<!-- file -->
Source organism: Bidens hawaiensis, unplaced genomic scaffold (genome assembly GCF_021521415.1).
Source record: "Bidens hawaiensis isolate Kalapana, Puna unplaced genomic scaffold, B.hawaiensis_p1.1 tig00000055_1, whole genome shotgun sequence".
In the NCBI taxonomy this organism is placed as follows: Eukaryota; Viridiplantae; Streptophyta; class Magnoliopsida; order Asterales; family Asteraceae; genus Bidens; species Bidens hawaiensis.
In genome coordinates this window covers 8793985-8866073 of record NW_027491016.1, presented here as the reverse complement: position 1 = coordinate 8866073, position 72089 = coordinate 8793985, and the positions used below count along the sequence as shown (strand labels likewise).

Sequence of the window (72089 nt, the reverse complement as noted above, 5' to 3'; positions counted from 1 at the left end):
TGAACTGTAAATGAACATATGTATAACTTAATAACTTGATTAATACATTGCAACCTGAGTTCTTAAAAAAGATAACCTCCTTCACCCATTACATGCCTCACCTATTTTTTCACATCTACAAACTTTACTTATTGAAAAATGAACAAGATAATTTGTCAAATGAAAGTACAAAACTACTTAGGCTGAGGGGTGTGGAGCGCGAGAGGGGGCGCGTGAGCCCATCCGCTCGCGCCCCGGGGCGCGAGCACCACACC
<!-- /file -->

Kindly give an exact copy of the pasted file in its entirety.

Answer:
Source organism: Bidens hawaiensis, unplaced genomic scaffold (genome assembly GCF_021521415.1).
Source record: "Bidens hawaiensis isolate Kalapana, Puna unplaced genomic scaffold, B.hawaiensis_p1.1 tig00000055_1, whole genome shotgun sequence".
In the NCBI taxonomy this organism is placed as follows: Eukaryota; Viridiplantae; Streptophyta; class Magnoliopsida; order Asterales; family Asteraceae; genus Bidens; species Bidens hawaiensis.
In genome coordinates this window covers 8793985-8866073 of record NW_027491016.1, presented here as the reverse complement: position 1 = coordinate 8866073, position 72089 = coordinate 8793985, and the positions used below count along the sequence as shown (strand labels likewise).

Sequence of the window (72089 nt, the reverse complement as noted above, 5' to 3'; positions counted from 1 at the left end):
TGAACTGTAAATGAACATATGTATAACTTAATAACTTGATTAATACATTGCAACCTGAGTTCTTAAAAAAGATAACCTCCTTCACCCATTACATGCCTCACCTATTTTTTCACATCTACAAACTTTACTTATTGAAAAATGAACAAGATAATTTGTCAAATGAAAGTACAAAACTACTTAGGCTGAGGGGTGTGGAGCGCGAGAGGGGGCGCGTGAGCCCATCCGCTCGCGCCCCGGGGCGCGAGCACCACACC